Manufactured housing, as compared to other REIT sectors, is a management-intensive property type. Beyond the macro considerations of which communities to buy in which regions of the country, each individual community must be managed well in order to be successful.
For something like triple net retail, a regional manager can handle a large number of properties, but in manufactured housing each community must be handled with individual attention. The manager must know which community amenities will get their particular tenants the most bang for the buck.
- Should there be a swimming pool or a tennis court?
- Should the community be workforce housing or an age-restricted retirement-focused community?
- What are the criteria for evicting?
I'm not going to sit here and pretend I know the answers to any of these, but I do know that they need to be answered and that skill with which they are addressed has huge impacts on the welfare of the tenants and ultimately the net operating income growth of the property.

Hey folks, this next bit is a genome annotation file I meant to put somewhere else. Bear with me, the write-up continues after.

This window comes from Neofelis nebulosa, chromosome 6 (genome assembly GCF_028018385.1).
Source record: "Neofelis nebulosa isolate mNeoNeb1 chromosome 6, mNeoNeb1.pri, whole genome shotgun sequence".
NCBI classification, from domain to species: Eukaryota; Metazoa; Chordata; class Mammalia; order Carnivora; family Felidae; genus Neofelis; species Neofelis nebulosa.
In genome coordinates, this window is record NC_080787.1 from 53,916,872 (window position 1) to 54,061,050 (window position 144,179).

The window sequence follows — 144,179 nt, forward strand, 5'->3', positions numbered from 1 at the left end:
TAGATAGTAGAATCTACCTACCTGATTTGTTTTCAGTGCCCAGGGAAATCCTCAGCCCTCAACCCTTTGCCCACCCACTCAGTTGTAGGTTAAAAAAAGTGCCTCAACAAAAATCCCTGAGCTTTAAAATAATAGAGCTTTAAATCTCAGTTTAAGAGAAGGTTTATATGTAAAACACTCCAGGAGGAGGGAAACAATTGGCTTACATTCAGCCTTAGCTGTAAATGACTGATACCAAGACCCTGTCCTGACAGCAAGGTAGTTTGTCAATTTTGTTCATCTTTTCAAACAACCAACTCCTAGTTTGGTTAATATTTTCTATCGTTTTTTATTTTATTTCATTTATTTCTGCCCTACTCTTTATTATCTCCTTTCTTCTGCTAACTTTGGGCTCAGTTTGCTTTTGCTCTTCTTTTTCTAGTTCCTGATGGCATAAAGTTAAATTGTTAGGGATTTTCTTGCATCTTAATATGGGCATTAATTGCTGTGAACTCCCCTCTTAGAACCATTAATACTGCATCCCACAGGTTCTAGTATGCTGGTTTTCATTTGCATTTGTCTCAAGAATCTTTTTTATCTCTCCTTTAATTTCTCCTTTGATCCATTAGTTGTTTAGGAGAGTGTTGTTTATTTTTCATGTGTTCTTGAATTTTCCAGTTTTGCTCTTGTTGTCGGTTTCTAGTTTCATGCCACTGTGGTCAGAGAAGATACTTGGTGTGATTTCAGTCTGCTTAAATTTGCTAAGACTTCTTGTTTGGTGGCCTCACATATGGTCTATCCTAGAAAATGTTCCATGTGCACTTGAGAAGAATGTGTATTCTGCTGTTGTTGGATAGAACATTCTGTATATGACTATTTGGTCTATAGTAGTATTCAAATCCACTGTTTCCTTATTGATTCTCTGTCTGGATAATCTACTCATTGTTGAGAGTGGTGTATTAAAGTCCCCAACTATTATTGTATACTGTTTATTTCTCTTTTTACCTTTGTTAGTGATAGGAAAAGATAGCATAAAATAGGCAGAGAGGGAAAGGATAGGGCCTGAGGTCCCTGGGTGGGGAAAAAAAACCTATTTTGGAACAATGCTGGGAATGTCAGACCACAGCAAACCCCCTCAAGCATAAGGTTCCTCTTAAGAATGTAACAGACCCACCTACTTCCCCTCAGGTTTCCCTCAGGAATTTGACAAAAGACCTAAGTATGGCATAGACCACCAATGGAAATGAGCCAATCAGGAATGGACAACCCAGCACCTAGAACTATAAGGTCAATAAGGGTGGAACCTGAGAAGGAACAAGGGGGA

Part of the reason UMH has crushed SUI and ELS in terms of growth is its value-add strategy in which it buys run-down communities for very cheap and manages them up to flourishing communities.
Another big part of it is that UMH is able to hire stronger local community level managers by actually giving them a decent wage.
Median employee-pay at UMH in 2020 was $39.5K compared to $29.1K at SUI and $23.4K at ELS.
The less top-heavy compensation structure of UMH attracts more talent while still keeping overall G&A at normal levels.
G&A is just one of many fundamentals to look at and the reason I went so deep into it here is that it is so often overlooked in analysis. The magnitude and allocation of G&A directly affect growth and shareholder returns.